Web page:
By Wayne Jebian
It has been a long journey for Elsa Núñez from being a first-year student at state college, staring down at a paper filled with red marks, to being president of Eastern Connecticut State University.
Born in Puerto Rico, she moved with her family to Newark, N.J., when she was eight years old. Núñez believes that her life might have gone quite differently had it not been for a very special English professor, a World War II veteran who saw poetry in her name.
“Dr. McGee would read the roster and when he got to me, he would say ‘Elsa Maria Núñez – what a beautiful name,’ every time he read it,” she said. “And then I got my first English paper back, with a million red marks all over it and a note saying, ‘You must come see me.’” Núñez would go to Dr. McGee’s office and spend hours rewriting her papers. “Today, I’m a very good writer because of that,” she said. “I had no trouble in college.”
Because she remembers what it was like to come to this country with no English, and because she so vividly recalls her own lack of confidence sitting in that first state college English class, Núñez will continue to fight for the opportunities of Latino students even as she works on behalf of all students in Connecticut public colleges and universities. “You cannot have a great democracy if people don’t have access to the middle class,” she said, “and the great equalizer is higher education. So my experience with Dr. McGee is what motivates me to say that if you give people the right support, they will realize their potential.”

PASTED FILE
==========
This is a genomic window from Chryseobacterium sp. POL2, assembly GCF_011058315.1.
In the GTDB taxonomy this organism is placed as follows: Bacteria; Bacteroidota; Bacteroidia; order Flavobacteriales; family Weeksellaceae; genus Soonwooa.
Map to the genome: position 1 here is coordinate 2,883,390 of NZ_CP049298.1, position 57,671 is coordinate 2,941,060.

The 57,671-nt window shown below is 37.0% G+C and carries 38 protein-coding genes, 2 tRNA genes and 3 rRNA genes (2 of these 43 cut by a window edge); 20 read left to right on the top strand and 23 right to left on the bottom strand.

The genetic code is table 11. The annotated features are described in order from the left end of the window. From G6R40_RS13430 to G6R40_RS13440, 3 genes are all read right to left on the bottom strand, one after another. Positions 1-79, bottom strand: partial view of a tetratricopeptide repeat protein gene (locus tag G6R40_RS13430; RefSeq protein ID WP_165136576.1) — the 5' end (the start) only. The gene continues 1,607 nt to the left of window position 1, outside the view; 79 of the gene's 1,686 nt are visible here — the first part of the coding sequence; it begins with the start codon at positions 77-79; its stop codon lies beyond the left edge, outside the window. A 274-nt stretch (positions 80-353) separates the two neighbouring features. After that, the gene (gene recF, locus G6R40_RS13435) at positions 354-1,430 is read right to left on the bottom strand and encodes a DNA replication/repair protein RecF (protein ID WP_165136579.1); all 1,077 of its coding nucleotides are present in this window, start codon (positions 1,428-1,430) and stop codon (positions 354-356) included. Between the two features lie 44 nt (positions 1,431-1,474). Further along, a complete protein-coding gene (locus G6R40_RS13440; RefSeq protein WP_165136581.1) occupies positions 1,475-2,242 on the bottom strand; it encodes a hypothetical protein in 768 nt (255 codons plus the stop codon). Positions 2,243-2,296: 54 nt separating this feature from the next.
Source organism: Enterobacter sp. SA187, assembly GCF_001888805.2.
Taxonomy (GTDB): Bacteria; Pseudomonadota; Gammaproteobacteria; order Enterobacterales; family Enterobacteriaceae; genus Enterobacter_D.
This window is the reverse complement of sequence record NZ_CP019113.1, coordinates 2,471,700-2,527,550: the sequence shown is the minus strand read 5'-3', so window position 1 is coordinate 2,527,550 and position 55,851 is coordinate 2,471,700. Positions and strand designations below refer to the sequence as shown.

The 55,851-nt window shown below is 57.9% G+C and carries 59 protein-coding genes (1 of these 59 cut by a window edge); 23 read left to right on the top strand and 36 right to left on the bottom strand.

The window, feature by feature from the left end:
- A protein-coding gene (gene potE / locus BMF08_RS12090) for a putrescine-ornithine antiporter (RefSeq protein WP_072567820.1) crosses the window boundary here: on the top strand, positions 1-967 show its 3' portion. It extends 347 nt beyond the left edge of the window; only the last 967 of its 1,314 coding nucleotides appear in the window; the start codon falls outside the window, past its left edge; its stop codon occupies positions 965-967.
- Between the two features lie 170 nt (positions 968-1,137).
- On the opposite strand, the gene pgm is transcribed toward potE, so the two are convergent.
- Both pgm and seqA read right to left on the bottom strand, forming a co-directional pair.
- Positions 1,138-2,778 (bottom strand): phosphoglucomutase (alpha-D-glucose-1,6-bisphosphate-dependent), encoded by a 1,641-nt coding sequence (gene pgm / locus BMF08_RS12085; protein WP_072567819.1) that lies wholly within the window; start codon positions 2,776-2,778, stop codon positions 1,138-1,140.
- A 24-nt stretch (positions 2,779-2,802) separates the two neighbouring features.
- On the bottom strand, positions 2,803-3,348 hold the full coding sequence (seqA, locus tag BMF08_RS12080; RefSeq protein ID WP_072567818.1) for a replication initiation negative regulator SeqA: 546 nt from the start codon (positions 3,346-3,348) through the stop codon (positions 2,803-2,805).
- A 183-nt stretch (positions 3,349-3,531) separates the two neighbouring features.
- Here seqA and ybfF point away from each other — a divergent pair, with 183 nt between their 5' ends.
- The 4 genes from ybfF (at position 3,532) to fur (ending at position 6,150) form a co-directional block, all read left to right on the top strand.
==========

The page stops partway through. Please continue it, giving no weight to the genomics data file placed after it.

After graduating from Montclair State College (now Montclair State University), Núñez earned an M.A. at Fairliegh Dickenson and a Ph.D. in linguistics from Rutgers. While a faculty member at Ramapo State College, she had another mentoring experience that again changed the direction of her life.
“I was helping the department chair, Bob Christopher, with administrative duties,” she recalled. “One day he said to me, ‘You know what? You should think about becoming an administrator because you do it well, and you do things on time, and you’re interested in this. That was the first time anyone ever talked to me about administration.”
Although Núñez calls a career path from faculty member to university president “more the exception than the rule,” a key step on her upward climb was a fellowship with the American Council on Education in Washington D.C., where she trained in administration. She went on to work at the City University of New York and two other institutions before becoming the president of ECSU, where she is now in her seventh year.
In addition to being a college president, she also serves on the executive staff of the Connecticut Board of Regents of Higher Education as vice president for the state universities, which puts her in the center of the changes currently sweeping through the state’s system of higher education. These changes include the merger of the community college system with the state university system, the elimination of remedial courses, and other difficult challenges.
Núñez understands that managing change, especially in a field where institutions have long traditions and people have strong opinions, is not always easy. “We’re trying to get everyone to agree on a new approach or adopt an approach that one of the other sectors had. People say ‘You’ve got to convince us that it’s a good change, that change is important,’ and I think that’s what’s happening now.”